In kundalini yoga we do “kriyas”. A kriya is a set of exercises done for a specific purpose, and there are thousands of kriyas. So there are kriyas for each chakra, there are kriyas for the immune system, for mental health, for digestion, for releasing addictions, and for general health and balance and there are kriyas for many other areas. The classes I teach are suitable for beginners through to advanced, I guide you to work at your level. I love kundalini yoga and I have been practicing it most days for the last 14 years. This has been a very healing and empowering experience for me and it brings me joy to share this beautiful yoga with others.
Kundalini classes are offered on Mondays between 3.30pm to 5pm – Wednesdays from 7am to 8.30am and 3.30pm to 5pm.
The seasons are changing – Winter is about to arrive!!!
The Kapha dosha (energy that defines a persons makeup) dominates and with its characteristics of coolness, dampness, heaviness and sluggishness it’s no wonder you want lock yourself away. In the colder months the natural instinct is to rug up in front of a fire-place with a warm cup of tea and hide away from the winter weather, the desire to hibernate has arrived! A nice but unrealistic notion! It’s very important to remember that winter is not a time to stop your Yoga practise, it’s time to change your practise in accordance with the season.
You can’t escape what the universe is offering, your part of it, you still have to function and go about your daily life regardless of the weather. You can partially withdraw from life over winter but to do so you have to live an artificial life, fake heating, fake lighting, eating unseasonal foods, the list goes on. You may be able to exist like this but its false, this is not living, it’s out of step with the universe and it will have diminishing effects on your wellness.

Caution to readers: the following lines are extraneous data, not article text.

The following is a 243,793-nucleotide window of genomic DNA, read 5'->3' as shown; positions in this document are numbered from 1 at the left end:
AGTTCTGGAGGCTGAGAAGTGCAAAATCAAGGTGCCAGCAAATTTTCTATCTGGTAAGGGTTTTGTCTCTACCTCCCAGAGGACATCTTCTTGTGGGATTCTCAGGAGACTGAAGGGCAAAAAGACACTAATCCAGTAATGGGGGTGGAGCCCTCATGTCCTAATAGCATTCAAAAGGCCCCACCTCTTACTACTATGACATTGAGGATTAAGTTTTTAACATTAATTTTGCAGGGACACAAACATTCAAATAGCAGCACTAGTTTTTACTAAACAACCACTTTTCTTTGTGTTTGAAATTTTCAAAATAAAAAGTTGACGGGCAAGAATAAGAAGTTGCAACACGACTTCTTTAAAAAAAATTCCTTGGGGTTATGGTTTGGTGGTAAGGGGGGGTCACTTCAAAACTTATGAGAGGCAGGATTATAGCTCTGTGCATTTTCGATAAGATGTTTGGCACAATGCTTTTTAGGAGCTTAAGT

A winter practise helps you keep warm. Muscles produce heat in the body when they contract, the process of converting chemical energy to mechanical energy produces heat, this increases the flow of blood through your body, which keeps you warm. Intelligent movement will help prevent muscular-joint pain and stiffness, your immune system remains strong and in conjunction with a healthy diet will help prevent the usual winter illnesses.
The human body is meant to move, its that simple. As soon as mobility is lost, wellness declines.
Have you noticed how people walk around in contracted bodies during winter, shoulders hunched, upper backs rounded and arms wrapped across the their chests all in an effort to maintain body heat. This “closed” gesture in movement will biomechanically destroy posture and at a deeper level prevent the flow of subtle energy throughout the body causing a decline in function and wellness.
Dull, gloomy and cold weather may make you feel low and lethargic but there’s nothing more uplifting and mood changing than your regular Yoga practise.
There is a science behind the sequencing of your Yoga class, hopefully your noticing that your practise has been altered to cater for the change in season. An intelligent and well structured Yoga sequence is easy to maintain in winter or any other time of the year if you maintain your motivation. You can stay strong and healthy if you keep moving and dont allow the cold weather to hinder your practise.
Stay warm, keep moving and be gentle with yourselves.